Eventually, I did get my own wallet. This changed a lot for me. I didn’t have to waste so many plastic bags now. I also needed a new set of mental rules to comply with or else.

The bills had their own secluded pouch, but edges would stick up regardless. Rubbing against the interior of the opposite side of the billfold and potentially touching any cards I had in there. Making those cards and anything else inside dirty. It was a new set of intrusive thoughts to be mentally torn down by.

Thinking about all of the stupid rules is making me a bit exhausted as I write this, to be honest. It was just such overwhelming anxiety that made everyday life difficult and made me suffer. I really hate paper money because of this.

It was no surprise, then, that I was incredibly excited to get my debit card when I was 16. I didn’t have to touch money every transaction, this was life changing!! However, there were new rules around cards I had to follow to keep them clean. They couldn’t touch bills or places the bills may have touched inside my wallet so they didn’t get dirty themselves. Else, I would have to clean them, sometimes with soap, in the nearest bathroom.

I knew that other people put less care into bills not touching their cards. This caused a new concern: the card readers at the register. Other people’s cards touched their bills in their wallets, and now the hazardous germs from those bills are on the cars which are put in the chip reader, and mine is going in the same place. My card is now as dirty as their money is. Why don’t they care about this?

As ever-present and horrible as these thoughts were and are, therapy helped me conquer this obsession a bit.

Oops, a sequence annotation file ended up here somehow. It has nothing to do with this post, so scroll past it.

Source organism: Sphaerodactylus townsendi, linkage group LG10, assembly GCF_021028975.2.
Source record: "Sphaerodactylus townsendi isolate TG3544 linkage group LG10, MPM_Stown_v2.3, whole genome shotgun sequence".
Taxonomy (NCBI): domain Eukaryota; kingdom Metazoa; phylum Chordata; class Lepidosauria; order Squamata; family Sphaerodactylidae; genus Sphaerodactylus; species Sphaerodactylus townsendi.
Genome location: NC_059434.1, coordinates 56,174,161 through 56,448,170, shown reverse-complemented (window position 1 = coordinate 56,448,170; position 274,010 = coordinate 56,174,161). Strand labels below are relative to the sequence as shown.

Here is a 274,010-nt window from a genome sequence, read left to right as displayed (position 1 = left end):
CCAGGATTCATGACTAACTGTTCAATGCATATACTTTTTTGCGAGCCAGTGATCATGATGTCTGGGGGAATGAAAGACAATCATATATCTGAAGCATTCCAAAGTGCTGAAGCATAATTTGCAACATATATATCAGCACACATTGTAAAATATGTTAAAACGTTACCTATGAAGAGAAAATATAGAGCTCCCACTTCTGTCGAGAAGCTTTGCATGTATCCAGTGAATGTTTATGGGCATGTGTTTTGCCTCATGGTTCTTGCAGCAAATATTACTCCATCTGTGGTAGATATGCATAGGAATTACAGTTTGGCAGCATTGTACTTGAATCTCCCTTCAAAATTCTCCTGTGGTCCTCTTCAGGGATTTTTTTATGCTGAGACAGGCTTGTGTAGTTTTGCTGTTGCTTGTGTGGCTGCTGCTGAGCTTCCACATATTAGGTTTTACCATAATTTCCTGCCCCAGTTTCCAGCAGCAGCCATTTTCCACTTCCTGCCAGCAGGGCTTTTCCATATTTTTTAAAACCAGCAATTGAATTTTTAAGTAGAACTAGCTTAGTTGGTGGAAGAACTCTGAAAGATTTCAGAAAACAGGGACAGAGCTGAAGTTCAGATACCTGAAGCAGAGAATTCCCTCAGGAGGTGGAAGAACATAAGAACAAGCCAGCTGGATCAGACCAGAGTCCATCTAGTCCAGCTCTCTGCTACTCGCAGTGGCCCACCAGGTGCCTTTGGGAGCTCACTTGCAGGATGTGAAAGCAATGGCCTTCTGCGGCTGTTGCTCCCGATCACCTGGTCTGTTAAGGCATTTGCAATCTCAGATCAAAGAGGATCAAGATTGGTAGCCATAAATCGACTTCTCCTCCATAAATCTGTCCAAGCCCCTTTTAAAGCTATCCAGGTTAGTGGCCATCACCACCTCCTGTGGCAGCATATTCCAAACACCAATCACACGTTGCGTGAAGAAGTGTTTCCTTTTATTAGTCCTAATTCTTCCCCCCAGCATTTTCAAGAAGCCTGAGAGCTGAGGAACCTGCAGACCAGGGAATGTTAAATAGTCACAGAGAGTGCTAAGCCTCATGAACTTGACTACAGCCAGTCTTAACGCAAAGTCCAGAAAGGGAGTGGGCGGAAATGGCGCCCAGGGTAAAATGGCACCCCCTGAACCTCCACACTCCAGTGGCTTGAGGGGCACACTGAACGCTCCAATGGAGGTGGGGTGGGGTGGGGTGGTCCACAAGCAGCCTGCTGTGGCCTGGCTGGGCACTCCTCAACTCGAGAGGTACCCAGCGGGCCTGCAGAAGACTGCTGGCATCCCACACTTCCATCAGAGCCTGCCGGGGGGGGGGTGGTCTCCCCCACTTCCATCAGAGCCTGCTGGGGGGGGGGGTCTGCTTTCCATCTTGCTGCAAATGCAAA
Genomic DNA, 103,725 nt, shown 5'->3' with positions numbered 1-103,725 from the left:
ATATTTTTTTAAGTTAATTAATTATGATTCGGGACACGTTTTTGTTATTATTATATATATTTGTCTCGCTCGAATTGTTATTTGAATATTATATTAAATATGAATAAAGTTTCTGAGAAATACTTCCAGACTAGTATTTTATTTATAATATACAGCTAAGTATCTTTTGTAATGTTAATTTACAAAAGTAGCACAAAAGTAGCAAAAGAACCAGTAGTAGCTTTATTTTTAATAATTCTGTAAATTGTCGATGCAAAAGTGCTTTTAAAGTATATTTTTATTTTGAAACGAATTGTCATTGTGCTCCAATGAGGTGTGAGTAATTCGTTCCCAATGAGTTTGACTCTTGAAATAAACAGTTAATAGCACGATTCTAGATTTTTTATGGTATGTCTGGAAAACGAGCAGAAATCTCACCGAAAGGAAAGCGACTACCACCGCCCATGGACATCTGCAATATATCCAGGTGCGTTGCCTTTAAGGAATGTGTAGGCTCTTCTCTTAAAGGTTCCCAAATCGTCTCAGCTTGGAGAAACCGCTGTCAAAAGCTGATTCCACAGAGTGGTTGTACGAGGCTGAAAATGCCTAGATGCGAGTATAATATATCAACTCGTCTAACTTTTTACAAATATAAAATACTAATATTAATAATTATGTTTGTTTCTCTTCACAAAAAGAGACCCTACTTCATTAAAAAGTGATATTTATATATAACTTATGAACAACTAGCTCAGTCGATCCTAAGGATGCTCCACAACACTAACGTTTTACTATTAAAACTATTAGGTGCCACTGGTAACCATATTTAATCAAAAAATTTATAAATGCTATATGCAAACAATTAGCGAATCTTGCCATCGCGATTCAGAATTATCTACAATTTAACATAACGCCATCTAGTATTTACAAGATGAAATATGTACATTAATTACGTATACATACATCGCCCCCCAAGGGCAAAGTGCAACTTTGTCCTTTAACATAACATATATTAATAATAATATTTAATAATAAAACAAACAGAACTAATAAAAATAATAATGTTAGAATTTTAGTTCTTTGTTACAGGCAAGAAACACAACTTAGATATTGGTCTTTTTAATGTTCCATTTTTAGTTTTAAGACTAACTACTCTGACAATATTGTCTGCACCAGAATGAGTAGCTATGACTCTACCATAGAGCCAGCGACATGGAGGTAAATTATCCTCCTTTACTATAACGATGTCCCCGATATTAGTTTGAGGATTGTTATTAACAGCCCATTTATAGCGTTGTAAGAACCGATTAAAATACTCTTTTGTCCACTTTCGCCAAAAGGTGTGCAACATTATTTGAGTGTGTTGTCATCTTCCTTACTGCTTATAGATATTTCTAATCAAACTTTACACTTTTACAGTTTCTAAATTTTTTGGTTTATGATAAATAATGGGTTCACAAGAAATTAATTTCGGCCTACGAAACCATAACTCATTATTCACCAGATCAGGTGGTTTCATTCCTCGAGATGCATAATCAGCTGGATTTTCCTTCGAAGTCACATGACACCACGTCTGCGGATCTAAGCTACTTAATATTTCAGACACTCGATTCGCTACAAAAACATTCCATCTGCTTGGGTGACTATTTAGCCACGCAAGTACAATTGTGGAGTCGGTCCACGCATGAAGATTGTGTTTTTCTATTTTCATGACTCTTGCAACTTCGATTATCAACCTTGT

“Forced” ERP Therapy

I worked as a cashier which forced me to handle money. There was no way around it. Crisp bills and wrinkled up old ones, I had to deal with it all. I was incredibly thankful for the hand sanitizer available to us. I over-relied on it, which went against ERP, but the relief was very worth it.

Over time, it weaned off the hand sanitizer a bit. Partially due to us running out often because I used so much. This forced me to sit with the anxiety. I’d touch my clothes and skin after touching money and before cleaning my hands. It was painful and mentally exhausting.

I am glad for the experience, as it helped me overcome my money contamination obsession a little bit. I still struggle with it; but I mainly use my debit card so I recognize that I’m doing avoidance. I also no longer live in the United States and I am not really concerned about Norwegian kroner being contaminated.

I know that this is still a subject of my obsessions, but I am very glad that I don’t have to deal with it much anymore.